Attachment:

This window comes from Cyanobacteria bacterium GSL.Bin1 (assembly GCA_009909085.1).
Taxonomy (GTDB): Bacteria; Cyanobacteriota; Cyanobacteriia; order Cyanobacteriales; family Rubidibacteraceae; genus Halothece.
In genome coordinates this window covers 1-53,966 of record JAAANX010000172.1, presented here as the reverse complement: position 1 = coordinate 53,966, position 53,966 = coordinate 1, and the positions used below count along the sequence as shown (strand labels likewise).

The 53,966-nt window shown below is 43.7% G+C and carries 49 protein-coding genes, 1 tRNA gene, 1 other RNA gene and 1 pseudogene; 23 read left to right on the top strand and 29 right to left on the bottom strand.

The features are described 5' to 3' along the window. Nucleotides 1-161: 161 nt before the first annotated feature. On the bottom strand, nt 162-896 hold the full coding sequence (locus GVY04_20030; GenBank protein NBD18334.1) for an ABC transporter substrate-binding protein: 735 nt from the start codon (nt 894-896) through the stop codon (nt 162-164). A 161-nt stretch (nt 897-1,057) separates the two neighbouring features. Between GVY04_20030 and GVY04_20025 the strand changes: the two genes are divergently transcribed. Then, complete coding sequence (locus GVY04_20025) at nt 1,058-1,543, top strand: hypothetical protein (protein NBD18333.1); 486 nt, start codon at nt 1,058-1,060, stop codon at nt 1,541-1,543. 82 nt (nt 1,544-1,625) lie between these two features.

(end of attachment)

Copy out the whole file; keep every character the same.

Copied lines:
This window comes from Cyanobacteria bacterium GSL.Bin1 (assembly GCA_009909085.1).
Taxonomy (GTDB): Bacteria; Cyanobacteriota; Cyanobacteriia; order Cyanobacteriales; family Rubidibacteraceae; genus Halothece.
In genome coordinates this window covers 1-53,966 of record JAAANX010000172.1, presented here as the reverse complement: position 1 = coordinate 53,966, position 53,966 = coordinate 1, and the positions used below count along the sequence as shown (strand labels likewise).

The 53,966-nt window shown below is 43.7% G+C and carries 49 protein-coding genes, 1 tRNA gene, 1 other RNA gene and 1 pseudogene; 23 read left to right on the top strand and 29 right to left on the bottom strand.

The features are described 5' to 3' along the window. Nucleotides 1-161: 161 nt before the first annotated feature. On the bottom strand, nt 162-896 hold the full coding sequence (locus GVY04_20030; GenBank protein NBD18334.1) for an ABC transporter substrate-binding protein: 735 nt from the start codon (nt 894-896) through the stop codon (nt 162-164). A 161-nt stretch (nt 897-1,057) separates the two neighbouring features. Between GVY04_20030 and GVY04_20025 the strand changes: the two genes are divergently transcribed. Then, complete coding sequence (locus GVY04_20025) at nt 1,058-1,543, top strand: hypothetical protein (protein NBD18333.1); 486 nt, start codon at nt 1,058-1,060, stop codon at nt 1,541-1,543. 82 nt (nt 1,544-1,625) lie between these two features.